The independent scientific community has recognized VCM as a multi-potential carcinogen for almost thirty years and it is recognized as a potent cause of a wide variety of cancers arising in various organs of the body, both in humans and in animals. These cancers are not at all limited to vinyl chloride's "signal neoplasm," angiosarcoma of the liver, whose very existence in a given population strongly implies a larger occupational cancer risk caused by vinyl chloride. The most commonly recognized vinyl chloride related cancers include primary non-angiosarcoma liver cancer, primary brain cancer, lung cancer, lymphoma, and cancers of the blood and blood-forming organs. Perhaps surprisingly or, considering evidence developed in vinyl chloride litigation, perhaps not so surprisingly, the most commonly unappreciated adverse health effects associated with vinyl chloride exposure do not involve cancer. The true nature and extent of these non-malignant diseases has been the subject of an industry wide cover-up since at least the 1960s. The concealment of VCM's toxicity goes back even further. Although the vinyl industry has been largely successful in its efforts to declare the non-malignant diseases caused by vinyl chloride a more or less moot point, their having been all but completely eliminated by reduced exposure levels supposedly common in these modern times, the truth is that systemic non-malignant disease is very likely still an enormous problem and is certainly enormously undocumented and unappreciated by the general public and even most public health professionals. The non-malignant diseases caused by vinyl chloride exposure are systemic and serious, often resulting in a systemic sclerosis of the body as a whole, and are known outside the United States as "vinyl chloride disease." However, these non-malignant diseases are probably often obscured by their non-specific nature (Raynauds syndrome, scleroderma, acroosteolysis, etc.) with alternate etiologies, including such common ailments as autoimmune disease, arthritis, dermatitis, idiopathic sclerosis, and even carpel-tunnel syndrome. Also, because the non-malignant diseases are insidious and not so often a direct cause of death in afflicted persons, and hence undetected by even well conducted mortality studies, VCMs role in causing these diseases remains unappreciated. Morbidity studies that would normally be necessary to detect such insidious and chronic diseases are quite rare in comparison with mortality studies. However the limited studies that are available, for example a study of former workers at a "modern" Vinatex PVC plant in Chesterfield England that began operations only in 1969 have shown an enormous prevalence of non-malignant diseases (diseases that the industry long ago declared to be all but extinct) even in workers whose first exposures occurred after 1974. Neither the chronic effects of vinyl chloride at relatively low dosages, nor the adverse health effects resulting from a single or limited number of high-level exposures (such as exposures resulting form accidental spills, emergency releases, etc.) is completely known in part as a result of the vinyl industry's deliberate abandonment of research efforts in these areas. Once the initial "vinyl chloride scare" died out following the sensational public report of angiosarcomas that occurred in workers at a BFG PVC plant in Louisville Kentucky in 1974, industry began to limit the scope of disease attributable to VCM exposure. Hopefully avenues of research long ago abandoned by industry will one day be again taken up by independent scientists as a result of an increasing awareness of the vinyl industry's abrogation of it's commitments and other responsibilities to investigate the nature and extent of the diseases caused by vinyl chloride.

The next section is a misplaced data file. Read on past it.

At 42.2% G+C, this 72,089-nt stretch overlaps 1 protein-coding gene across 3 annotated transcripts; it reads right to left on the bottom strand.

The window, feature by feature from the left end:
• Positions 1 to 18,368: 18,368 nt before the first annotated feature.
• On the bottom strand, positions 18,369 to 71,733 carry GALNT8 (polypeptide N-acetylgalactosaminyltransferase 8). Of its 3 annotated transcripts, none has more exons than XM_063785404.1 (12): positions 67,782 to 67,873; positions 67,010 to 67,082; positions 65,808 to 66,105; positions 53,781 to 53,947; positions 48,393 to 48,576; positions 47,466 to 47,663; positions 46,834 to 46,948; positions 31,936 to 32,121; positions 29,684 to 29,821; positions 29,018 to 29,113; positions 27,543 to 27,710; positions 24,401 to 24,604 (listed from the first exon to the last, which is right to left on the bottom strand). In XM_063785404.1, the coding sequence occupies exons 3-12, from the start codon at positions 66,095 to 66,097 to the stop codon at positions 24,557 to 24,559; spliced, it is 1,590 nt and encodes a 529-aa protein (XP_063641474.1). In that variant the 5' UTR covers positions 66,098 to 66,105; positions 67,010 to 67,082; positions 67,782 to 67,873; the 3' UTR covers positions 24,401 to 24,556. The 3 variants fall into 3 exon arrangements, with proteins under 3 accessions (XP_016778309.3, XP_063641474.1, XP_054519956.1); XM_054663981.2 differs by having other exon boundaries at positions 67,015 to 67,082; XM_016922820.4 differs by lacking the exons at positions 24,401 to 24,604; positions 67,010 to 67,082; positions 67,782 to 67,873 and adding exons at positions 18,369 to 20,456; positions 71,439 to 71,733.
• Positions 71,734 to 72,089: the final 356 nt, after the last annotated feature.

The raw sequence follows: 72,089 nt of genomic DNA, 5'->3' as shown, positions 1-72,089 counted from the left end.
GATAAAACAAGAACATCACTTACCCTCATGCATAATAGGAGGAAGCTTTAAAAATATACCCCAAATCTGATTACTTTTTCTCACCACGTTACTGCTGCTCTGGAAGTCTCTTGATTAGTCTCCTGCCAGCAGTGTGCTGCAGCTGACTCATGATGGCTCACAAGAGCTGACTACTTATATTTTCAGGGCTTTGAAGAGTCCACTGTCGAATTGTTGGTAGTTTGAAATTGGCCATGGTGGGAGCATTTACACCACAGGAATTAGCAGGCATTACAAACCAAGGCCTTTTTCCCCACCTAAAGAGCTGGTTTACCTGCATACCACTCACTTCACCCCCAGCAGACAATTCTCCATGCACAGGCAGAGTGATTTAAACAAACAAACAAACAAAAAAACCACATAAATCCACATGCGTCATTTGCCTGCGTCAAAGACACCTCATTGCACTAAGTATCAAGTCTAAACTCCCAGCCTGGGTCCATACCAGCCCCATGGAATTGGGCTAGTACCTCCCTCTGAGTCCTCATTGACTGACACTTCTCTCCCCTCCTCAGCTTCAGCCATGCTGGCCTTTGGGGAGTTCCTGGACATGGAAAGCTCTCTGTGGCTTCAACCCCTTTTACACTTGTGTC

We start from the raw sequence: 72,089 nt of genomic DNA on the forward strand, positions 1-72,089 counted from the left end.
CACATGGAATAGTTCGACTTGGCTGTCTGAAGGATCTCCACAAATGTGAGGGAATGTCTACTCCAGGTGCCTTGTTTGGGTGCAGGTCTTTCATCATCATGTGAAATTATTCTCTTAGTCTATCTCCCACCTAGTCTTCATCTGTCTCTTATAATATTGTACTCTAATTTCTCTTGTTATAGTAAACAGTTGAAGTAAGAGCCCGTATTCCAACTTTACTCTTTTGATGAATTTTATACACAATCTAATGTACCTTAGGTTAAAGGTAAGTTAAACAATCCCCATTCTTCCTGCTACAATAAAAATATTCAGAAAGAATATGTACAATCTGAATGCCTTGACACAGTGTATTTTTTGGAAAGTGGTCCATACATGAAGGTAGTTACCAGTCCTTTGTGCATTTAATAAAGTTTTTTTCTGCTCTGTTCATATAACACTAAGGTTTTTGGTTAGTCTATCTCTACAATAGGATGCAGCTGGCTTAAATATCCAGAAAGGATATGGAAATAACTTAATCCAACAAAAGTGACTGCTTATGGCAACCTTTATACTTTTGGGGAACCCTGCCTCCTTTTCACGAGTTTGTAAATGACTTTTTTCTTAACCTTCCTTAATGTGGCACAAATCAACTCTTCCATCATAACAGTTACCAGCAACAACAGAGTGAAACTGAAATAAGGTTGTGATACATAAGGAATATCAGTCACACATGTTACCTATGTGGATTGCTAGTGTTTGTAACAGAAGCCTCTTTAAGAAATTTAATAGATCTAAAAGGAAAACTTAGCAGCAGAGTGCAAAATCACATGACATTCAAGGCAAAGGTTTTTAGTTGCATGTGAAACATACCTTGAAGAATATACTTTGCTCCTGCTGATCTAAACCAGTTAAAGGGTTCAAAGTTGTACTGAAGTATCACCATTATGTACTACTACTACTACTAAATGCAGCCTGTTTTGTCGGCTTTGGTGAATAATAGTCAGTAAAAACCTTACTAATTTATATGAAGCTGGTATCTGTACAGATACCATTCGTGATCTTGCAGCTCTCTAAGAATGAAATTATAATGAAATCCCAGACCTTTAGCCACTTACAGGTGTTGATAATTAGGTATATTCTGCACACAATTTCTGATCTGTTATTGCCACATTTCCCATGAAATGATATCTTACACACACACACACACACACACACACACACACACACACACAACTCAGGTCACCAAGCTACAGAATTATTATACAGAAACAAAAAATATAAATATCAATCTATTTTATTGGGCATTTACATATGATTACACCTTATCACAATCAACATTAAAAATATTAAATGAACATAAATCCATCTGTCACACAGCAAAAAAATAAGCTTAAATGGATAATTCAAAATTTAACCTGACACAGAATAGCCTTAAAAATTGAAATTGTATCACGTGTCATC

[Some Known VC Related Disease]